Egyptian Y-combinator-backed e-commerce fulfillment startup, ShipBlu, has raised $2.4 million in a Seed funding round led by Nama Ventures with participation from 1984 Ventures; Orange Ventures, the venture capital arm of Orange Telecom; Starling Ventures and other VC funds and angel investors.
Ali Nasser, Ahmed ElKawass, Abdelrahman Hosny founded the startup in 2020. ShipBlu stores products in warehouses and delivers packages for merchants and retailers such as mom and pop stores, fashion retailers who make thousands of shipments, and international brands to consumers in Egypt. It then charges its customers per package, depending on two standard sizes, destination, and shipping speed.
ShipBlu fully launched this August and signed on more than 40 merchants during its first month. Since September, the company has managed to double its clientele while tripling revenues in the same period. Founder, Ali Nasser told TechCrunch he wants ShipBlu’s network and infrastructure to reach 99% of Egypt’s population in the next few months. “Whether you’re living in a small village or a large town or a large city, we want to be able to get to you and have the infrastructure in place to get your delivery to you,” the CEO remarked.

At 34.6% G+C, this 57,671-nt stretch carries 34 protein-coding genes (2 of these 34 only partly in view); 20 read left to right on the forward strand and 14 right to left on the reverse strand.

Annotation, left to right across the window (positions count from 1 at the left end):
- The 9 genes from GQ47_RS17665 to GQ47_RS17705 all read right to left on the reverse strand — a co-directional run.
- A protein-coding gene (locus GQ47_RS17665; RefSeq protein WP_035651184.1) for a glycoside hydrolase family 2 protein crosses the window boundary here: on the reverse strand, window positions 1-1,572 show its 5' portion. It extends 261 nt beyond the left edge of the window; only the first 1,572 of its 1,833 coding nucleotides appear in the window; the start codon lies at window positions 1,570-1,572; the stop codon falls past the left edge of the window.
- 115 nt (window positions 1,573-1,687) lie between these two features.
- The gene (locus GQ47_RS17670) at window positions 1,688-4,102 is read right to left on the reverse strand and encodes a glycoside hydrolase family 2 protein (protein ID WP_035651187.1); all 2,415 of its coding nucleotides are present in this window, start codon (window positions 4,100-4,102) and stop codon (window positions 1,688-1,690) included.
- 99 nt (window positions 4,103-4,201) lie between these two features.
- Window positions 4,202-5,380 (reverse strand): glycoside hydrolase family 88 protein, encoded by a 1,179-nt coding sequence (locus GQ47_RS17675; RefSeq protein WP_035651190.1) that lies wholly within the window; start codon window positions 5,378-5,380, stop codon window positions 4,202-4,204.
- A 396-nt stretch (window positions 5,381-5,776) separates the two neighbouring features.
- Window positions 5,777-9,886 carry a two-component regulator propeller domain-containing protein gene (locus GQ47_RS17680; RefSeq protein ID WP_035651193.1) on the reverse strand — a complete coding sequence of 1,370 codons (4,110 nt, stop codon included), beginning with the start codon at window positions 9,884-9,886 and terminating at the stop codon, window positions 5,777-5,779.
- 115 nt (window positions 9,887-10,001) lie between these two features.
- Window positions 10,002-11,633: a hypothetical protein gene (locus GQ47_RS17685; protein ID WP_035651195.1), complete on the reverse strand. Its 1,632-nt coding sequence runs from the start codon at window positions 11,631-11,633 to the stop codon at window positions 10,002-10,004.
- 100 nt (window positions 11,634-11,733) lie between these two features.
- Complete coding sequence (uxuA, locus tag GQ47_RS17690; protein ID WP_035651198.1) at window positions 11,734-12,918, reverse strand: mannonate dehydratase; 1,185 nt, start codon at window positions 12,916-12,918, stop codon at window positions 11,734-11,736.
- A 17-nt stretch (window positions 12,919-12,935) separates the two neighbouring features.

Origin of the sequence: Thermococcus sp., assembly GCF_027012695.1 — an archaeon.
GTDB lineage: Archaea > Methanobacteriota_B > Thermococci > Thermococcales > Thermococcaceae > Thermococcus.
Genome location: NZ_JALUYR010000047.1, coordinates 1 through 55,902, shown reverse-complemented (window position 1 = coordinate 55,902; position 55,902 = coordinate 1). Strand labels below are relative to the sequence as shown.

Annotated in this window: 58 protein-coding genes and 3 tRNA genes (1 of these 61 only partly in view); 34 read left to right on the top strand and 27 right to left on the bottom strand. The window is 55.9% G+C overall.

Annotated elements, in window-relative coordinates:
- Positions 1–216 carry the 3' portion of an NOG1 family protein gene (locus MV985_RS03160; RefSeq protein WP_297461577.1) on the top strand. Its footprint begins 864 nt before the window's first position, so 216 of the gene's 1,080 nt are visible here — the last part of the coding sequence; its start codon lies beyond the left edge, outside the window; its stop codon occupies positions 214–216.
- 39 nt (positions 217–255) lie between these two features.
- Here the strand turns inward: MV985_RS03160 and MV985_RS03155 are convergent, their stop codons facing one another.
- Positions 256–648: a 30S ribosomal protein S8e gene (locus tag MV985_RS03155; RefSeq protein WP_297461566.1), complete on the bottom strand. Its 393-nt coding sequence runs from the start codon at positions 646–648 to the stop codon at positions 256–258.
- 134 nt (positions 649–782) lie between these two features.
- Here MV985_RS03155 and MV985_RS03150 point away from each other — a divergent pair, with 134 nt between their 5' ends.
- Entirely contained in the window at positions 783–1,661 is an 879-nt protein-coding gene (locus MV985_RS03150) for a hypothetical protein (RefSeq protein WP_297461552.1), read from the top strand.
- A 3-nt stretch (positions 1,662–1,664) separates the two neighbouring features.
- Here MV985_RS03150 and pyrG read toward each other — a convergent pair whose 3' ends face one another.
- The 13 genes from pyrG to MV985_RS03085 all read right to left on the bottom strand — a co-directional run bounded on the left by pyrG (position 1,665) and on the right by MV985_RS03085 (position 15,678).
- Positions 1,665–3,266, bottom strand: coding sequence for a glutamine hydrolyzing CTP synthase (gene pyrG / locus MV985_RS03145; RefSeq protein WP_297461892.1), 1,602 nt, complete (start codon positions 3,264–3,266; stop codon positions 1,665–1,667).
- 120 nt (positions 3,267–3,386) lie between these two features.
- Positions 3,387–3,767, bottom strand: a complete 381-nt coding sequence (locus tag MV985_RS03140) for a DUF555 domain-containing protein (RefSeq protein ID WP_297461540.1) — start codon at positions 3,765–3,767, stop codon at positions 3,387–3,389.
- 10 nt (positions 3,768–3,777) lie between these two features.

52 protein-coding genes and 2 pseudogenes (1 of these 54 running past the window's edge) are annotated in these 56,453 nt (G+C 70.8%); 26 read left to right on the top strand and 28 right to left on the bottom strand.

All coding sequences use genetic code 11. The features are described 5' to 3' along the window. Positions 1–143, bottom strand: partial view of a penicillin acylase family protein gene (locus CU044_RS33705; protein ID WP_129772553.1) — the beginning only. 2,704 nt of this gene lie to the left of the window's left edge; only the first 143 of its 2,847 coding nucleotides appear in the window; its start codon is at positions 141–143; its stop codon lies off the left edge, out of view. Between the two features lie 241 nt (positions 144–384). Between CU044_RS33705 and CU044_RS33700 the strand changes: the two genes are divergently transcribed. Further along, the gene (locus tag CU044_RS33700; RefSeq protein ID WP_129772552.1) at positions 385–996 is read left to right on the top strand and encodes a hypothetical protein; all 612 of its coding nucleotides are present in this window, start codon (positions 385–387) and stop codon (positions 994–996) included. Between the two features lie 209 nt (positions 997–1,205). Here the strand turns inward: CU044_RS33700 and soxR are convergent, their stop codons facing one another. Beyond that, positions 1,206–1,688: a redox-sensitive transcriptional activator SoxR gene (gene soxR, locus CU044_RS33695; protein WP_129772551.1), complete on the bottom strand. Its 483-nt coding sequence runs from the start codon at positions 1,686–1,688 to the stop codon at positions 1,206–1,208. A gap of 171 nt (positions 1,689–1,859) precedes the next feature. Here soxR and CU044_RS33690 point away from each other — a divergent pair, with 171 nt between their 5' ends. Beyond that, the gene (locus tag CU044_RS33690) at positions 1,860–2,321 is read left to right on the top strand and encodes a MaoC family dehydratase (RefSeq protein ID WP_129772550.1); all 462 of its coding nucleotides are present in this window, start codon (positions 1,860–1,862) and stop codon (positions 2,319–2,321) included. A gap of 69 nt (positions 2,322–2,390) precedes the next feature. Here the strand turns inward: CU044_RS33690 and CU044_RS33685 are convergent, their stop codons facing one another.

The ambitious goal comes from the founders’ eagerness to change an industry that has lagged behind other regions in the wider GCC, such as Saudi Arabia and the UAE, in terms of e-commerce penetration.
A significant reason this gap has always existed is that the infrastructure needed to facilitate the process of e-commerce in Egypt is abysmal. It runs deep even on an elementary level where zip codes are inaccurate or non-existent, presenting many challenges to last mile or delivery providers. The lack of accurate zip codes is one of the issues Nasser observed from Egypt’s fragmented e-commerce and fulfillment market when he returned from the US to the country months before the pandemic broke out.
The problem is so bad that 40% of deliveries fail in the country, while the global benchmark for failed deliveries is about 8%. The high rate of delivery failure makes the operating costs for over 150 providers in Egypt generally high. ShipBlu, differentiating itself from the market, says it has developed AI and ML algorithms to “reduce costs, meet delivery constraints, and refine its operating assumptions.”
The CEO says ShipBlu’s end goal is to make customers choose a three-hour delivery window for their packages and know what date to expect them, which contrasts how most traditional e-commerce fulfillment companies function.
“Roughly 56% of the time when someone in Egypt places an order online, they don’t even have a delivery date. After you place your order and you get an email confirmation, it’s complete silence until, on a random day, you’re going to get a call from the agent who’s on their way to you asking if you are available to pick up the package. We’re changing that,” he said.
ShipBlu says the investment will help grow its service offering and coverage across Egypt.
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